The CNHU-HKM has an activated sludge wastewater treatment plant that operates only partially, so that the sludge produced is no longer discharged and remains at the bottom of the basin. The CHU-MEL has a biological disc treatment plant and also uses the septic tank system. Some hospital departments are connected to this treatment plant. The CHUs that do not have a WWTP such as the CHUZ-SL used a decentralized pretreatment system for wastewater, which is imposed due to the fact that the different services were not set up on the same day or the same period. This system was a three-compartment septic tanks equipped with sumps. These CHUs therefore had several septic tanks, at least one by department. In these CHUs, liquid waste was poured into the sinks or toilets of treatment rooms and drained to these septic tanks. The effluents produced by the CNHU-HKM and those evacuated to the CHU-MEL station are treated with chlorine. On the other hand, the effluents discharged to the septic tanks do not undergo any treatment once inside these tanks. The CNHU-HKM regularly checked the quality of these effluents despite the partial operation of its station. The quality control of the effluents treated by the CHU-MEL station had been carried out only once since its operation. The effluents discharged by the CNHU-HKM station are evacuated to the city gutters and those from the CHU-MEL are discharged into the Cotonou lagoon. The HIA-CHU and the CHUZ-SL had not carried out any quality control of the effluents produced. When the septic tanks were full, they were emptied by private emptying structures located throughout the country, which subsequently emptied this waste at the SIBEAU station.

Management in the SIBEAU treatment station

The SIBEAU treatment station is the only treatment station open to the public in Benin. It receives sludge from all the structures authorized by the cities of Cotonou, Sèmè Podji and Porto-Novo and their surroundings. The installations of the SIBEAU station include: the pretreatment equipment (two bar screens and a sand trap); treatment equipment (a reception basin, an optional basin and a maturation basin). Screening is the first level of treatment (pretreatment) where the raw effluent is stripped of its coarse elements. The ponds serve to purify both the liquid fraction coming from the sedimentation/thickening ponds. The effluent is discharged into the sea through a natural outlet. Today this station is not functioning properly due to its overload. Observations made on the site showed that the treatment system in place no longer meets the standards in the Republic of Benin (Fig. 3).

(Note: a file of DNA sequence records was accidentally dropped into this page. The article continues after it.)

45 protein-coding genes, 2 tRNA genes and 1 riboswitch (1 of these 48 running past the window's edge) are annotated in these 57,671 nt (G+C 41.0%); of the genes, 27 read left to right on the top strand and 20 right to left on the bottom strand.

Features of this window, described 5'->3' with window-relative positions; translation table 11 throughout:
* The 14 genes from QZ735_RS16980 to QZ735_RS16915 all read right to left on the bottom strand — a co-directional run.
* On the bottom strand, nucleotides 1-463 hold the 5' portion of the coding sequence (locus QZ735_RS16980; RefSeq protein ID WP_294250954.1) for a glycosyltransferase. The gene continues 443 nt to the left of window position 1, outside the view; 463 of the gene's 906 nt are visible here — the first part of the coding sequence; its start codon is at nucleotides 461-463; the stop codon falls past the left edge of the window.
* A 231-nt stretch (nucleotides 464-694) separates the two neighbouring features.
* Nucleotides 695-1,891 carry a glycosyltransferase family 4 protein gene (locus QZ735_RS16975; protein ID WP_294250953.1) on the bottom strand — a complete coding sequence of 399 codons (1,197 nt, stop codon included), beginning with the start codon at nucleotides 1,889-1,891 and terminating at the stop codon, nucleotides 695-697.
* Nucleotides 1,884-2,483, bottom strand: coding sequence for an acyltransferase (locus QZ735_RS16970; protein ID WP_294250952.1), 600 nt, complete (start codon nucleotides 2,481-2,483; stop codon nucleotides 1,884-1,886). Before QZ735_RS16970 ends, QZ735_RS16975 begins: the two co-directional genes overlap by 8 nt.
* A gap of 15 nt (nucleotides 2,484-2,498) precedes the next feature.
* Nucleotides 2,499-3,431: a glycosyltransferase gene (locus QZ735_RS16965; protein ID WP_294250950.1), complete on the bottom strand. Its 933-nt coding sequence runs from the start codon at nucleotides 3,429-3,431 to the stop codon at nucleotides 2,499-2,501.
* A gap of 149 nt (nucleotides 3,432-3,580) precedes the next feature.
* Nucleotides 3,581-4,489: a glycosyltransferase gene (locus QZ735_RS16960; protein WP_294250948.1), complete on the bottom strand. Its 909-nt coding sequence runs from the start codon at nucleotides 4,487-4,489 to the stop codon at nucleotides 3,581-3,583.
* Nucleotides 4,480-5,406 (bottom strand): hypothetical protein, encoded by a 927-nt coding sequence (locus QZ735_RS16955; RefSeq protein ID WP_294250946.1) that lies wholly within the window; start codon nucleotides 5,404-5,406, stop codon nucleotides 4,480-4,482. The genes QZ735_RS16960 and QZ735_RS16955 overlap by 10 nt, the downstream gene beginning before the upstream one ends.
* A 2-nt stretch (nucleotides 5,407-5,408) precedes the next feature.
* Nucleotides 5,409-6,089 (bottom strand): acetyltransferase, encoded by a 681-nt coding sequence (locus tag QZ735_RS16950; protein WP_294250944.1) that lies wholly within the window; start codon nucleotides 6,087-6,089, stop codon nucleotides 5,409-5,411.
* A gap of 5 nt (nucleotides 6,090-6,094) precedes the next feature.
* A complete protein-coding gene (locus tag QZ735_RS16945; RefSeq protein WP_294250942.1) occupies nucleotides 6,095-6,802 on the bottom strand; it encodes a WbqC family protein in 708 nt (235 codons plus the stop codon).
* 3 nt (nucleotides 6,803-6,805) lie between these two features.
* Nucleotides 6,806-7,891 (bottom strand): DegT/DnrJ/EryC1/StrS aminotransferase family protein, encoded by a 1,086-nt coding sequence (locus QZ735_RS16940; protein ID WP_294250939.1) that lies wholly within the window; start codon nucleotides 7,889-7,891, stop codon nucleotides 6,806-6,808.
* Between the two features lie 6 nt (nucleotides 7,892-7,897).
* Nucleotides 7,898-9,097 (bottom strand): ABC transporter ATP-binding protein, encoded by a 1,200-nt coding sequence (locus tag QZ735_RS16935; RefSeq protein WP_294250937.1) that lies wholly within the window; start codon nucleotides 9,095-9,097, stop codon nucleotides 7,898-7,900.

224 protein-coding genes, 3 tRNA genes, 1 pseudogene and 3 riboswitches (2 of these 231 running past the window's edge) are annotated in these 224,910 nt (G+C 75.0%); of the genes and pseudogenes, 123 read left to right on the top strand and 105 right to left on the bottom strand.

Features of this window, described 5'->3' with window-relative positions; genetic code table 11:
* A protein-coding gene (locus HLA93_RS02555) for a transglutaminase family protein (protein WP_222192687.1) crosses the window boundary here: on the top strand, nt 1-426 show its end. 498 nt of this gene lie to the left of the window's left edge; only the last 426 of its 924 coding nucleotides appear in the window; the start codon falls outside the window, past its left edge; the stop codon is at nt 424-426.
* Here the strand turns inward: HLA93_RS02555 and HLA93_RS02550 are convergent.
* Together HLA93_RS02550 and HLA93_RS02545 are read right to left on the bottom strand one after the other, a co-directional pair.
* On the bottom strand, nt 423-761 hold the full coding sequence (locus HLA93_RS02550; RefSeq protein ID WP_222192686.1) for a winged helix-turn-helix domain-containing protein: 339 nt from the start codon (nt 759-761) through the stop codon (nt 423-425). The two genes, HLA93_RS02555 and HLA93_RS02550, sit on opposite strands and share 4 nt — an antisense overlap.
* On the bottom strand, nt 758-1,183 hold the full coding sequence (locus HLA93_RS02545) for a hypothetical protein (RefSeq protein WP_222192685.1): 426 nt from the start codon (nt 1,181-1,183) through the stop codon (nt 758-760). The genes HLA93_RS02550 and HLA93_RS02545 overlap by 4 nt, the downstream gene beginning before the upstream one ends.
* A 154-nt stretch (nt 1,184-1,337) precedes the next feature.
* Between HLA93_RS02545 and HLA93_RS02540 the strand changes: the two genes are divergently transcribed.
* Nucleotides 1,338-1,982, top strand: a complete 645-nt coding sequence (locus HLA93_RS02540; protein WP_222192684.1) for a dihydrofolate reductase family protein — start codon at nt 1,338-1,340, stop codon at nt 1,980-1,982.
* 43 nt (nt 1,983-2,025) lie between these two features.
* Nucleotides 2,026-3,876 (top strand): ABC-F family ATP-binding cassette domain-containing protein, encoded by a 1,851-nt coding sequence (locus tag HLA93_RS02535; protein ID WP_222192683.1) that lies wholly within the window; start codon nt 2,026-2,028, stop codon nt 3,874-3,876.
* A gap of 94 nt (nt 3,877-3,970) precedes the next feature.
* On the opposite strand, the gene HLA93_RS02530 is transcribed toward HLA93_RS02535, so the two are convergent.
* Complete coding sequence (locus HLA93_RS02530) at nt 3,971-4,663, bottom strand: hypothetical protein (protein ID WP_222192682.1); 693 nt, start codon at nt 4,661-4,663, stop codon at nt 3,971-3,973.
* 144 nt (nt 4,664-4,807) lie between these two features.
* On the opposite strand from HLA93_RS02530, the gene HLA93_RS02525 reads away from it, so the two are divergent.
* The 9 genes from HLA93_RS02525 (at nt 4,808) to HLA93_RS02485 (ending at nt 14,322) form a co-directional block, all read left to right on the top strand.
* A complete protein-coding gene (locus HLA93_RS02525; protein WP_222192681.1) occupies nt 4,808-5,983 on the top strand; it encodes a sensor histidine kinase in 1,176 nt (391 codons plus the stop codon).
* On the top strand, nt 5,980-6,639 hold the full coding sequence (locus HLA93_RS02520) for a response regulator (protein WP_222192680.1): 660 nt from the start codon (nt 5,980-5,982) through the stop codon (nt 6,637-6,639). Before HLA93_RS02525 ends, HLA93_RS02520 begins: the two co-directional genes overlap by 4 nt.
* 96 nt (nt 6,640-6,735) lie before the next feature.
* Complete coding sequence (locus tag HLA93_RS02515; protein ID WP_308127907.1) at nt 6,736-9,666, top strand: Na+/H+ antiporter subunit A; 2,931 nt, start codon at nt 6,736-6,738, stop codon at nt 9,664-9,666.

Fig. 3
figure3

Management in hte SIBEAU treatment station

Description of the “results” component of effluent management quality

The values of the pollution parameters (suspended solids, biochemical oxygen demand over 5 days, chemical oxygen demand, dissolved oxygen, ammonium, total phosphorus) of the effluents obtained at the outlet of the stations (after treatment) of the CNHU-HKM, the CHU-MEL and SIBEAU exceeded WHO and Benin standards for the discharge of wastewater into the environment (Table 3). The characteristics of the effluents were practically the same at the inlet and at the outlet except at the CHU-MEL where an average reduction of about 50% was noticed. The mean values of the effluent parameters from the septic tanks were very high compared to the standards of Benin and WHO.

Table 3 Physico-chemical parameters compared to Beninese and WHO standards

The microbial loads of faecal coliforms in the effluents obtained at the outlet of the CNHU-HKM, CHU-MEL and SIBEAU stations (after treatment) and those of the effluents collected from the septic tanks were all above the standard of 2000 CFU/100 mL.

The concentrations of Lead and Cadmium in the effluents obtained at the outlet of the CNHU-HKM and CHU-MEL stations (after treatment) and those of the effluents collected from the septic tanks complied with the Benin standard for the discharge of wastewater into environment.

Assessment of the different components and the quality of effluent management

The assessment of the different components was made from the scores obtained by the criteria defined. The scores obtained by criteria and then by component are presented in Table 4.

Table 4 Scores according to the criteria of the quality components of effluent management